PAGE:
Robbie Reid


Research title: A critical evaluation of the protection of privacy and reputation rights by criminal law

Research Summary

Research proposal

As legal recognition of privacy and reputation rights continues to grow, this research will examine why it is that criminal law does so little to protect these fundamental rights and question whether it should play a more prominent role in safeguarding them. Building on this, the impact of increased criminal law regulation in this area will be assessed with a view to proposing a principled framework for criminal law’s protection of privacy and reputation rights.

Why is this important? Violations of these rights are wide-ranging (e.g. intentional data breaches; disclosure of confidential information; communication of false statements) and the impact of such conduct on those affected can be devastating and long-lasting. However, redress for these harms is typically available not via criminal prosecution, but through potentially costly civil law actions. Access to justice may be difficult in such cases: not only does a civil finding of liability fail to send a statement about the culpability of the wrongdoer in the same way that criminal law does, but the primary remedy is compensation rather than the range of sanctions (e.g. imprisonment; community sanctions) available under criminal law.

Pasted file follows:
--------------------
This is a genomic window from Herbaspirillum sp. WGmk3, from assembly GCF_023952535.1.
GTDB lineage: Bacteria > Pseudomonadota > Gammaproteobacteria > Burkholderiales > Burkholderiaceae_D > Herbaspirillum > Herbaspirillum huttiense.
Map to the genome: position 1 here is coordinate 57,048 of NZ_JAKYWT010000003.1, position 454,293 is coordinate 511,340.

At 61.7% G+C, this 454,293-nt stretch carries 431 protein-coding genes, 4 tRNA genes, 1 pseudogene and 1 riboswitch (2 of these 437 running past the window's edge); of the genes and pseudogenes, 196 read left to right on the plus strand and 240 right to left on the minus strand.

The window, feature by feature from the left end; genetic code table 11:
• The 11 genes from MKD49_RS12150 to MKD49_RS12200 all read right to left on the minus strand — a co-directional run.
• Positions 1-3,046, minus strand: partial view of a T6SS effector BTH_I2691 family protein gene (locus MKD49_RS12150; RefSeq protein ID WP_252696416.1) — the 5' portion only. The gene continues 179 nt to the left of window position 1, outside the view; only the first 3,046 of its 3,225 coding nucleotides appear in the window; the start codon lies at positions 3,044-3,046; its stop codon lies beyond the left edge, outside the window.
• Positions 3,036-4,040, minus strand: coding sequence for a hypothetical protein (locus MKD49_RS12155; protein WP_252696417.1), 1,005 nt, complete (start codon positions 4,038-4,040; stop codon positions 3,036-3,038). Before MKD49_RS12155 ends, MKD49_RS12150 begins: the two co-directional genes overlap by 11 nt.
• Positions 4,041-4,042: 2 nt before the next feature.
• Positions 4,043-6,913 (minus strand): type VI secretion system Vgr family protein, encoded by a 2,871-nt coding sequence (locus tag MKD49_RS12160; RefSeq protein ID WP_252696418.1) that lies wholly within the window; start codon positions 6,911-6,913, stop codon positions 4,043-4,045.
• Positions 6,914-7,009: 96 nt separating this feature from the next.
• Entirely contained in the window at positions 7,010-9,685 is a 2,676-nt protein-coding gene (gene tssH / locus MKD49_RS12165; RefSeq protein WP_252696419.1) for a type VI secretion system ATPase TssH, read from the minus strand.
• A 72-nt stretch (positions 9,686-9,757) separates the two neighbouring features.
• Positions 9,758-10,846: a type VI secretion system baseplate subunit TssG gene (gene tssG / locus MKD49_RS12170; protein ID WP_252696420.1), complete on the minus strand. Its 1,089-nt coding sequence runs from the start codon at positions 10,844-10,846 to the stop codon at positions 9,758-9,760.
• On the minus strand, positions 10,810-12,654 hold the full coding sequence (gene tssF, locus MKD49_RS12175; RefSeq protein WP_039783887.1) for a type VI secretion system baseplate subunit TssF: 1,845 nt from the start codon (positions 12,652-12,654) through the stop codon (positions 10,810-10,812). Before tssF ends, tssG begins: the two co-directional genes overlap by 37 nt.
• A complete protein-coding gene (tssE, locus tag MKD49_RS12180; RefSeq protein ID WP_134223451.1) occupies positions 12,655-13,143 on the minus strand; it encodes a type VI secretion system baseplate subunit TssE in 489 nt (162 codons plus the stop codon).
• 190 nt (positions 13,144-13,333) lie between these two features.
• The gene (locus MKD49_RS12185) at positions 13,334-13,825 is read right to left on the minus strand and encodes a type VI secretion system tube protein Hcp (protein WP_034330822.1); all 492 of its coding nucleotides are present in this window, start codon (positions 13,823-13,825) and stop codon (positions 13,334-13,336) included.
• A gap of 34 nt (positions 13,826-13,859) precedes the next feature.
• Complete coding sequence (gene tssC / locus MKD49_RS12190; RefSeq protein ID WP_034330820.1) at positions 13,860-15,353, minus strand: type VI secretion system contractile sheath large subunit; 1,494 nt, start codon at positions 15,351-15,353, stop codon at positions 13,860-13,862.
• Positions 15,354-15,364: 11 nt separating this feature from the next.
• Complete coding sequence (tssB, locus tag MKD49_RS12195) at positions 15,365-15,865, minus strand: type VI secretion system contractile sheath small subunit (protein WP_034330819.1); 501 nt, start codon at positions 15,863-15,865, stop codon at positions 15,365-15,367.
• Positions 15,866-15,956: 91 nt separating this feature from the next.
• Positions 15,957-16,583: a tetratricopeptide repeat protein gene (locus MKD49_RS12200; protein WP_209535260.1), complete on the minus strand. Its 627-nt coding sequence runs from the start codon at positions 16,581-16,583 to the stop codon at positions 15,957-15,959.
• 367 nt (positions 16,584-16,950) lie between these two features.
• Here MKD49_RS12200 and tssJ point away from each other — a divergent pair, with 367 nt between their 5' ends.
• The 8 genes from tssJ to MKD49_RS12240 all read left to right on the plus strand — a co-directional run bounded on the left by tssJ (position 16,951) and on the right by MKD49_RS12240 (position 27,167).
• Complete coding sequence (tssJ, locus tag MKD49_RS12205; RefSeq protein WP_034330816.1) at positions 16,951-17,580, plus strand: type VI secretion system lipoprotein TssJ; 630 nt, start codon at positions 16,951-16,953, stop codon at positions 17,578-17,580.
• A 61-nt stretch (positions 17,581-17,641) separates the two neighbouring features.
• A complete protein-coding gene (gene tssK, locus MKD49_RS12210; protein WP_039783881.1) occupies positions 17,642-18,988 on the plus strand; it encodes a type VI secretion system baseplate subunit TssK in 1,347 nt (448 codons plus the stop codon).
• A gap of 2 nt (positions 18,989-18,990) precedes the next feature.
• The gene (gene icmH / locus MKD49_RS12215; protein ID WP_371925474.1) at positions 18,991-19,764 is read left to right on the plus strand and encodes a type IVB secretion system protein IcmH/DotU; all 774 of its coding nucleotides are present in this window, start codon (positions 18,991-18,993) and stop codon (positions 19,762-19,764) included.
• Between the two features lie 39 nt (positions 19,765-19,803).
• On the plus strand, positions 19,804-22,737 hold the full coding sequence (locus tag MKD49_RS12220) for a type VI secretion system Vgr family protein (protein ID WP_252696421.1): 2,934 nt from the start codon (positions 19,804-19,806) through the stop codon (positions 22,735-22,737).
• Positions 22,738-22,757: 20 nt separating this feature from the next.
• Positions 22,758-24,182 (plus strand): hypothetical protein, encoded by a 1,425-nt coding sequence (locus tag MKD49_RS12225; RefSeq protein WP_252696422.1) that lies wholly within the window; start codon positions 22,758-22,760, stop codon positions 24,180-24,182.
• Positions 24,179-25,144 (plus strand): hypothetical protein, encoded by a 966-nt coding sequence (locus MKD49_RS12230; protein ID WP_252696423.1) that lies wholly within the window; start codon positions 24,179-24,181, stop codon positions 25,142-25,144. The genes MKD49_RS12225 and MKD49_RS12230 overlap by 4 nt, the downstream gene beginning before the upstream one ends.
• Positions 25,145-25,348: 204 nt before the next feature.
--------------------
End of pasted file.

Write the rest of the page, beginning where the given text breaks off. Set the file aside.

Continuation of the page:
While some attempts have been made to protect privacy and reputation rights through the introduction of statutory offences in Scotland, these have been limited, and there has been no specific or principled consideration of criminal law’s role. This research project will fill this gap.


Robbie currently tutors at the University of Edinburgh (2016-present) where he tutors Criminal Law (Ordinary), International Private Law (Ordinary), and Delict (Ordinary).

Additional Information


Robbie studied at the University of Edinburgh from 2012 until 2016 and graduated with a Law LLB (Honours) (First Class), before going on to complete a Diploma in Professional Legal Practice, which he was awarded in 2017.

Following this, Robbie began an LLM by Research at the University of Glasgow in January 2018. This LLM(R) was awarded with distinction in 2019. The focus of the LLM thesis was the criminal law's effectiveness in dealing with online sexual extortion in Scotland. 

Robbie took up the position of Legal Assistant at the Scottish Law Commission in September 2019 and worked on the Homicide reform project for a year. 

Robbie began his PhD at the University of Glasgow in October 2020 and is currently in his first year.



Scholarship from the University of Edinburgh to study the Diploma in Professional Legal Practice (2016-2017)

Funding towards an LLM by Research from the Clark Foundation for Legal Education (2018-2019)

PhD scholarship from the Carnegie Trust for the Universities of Scotland (2020-2023)


Research interests

I am primarily interested in the interaction of criminal law and delict, and particularly the criminal law's protection of privacy and reputation rights.

Additional interests include homicide law, sexual offences, cybercrime, intentional delicts, and international private law.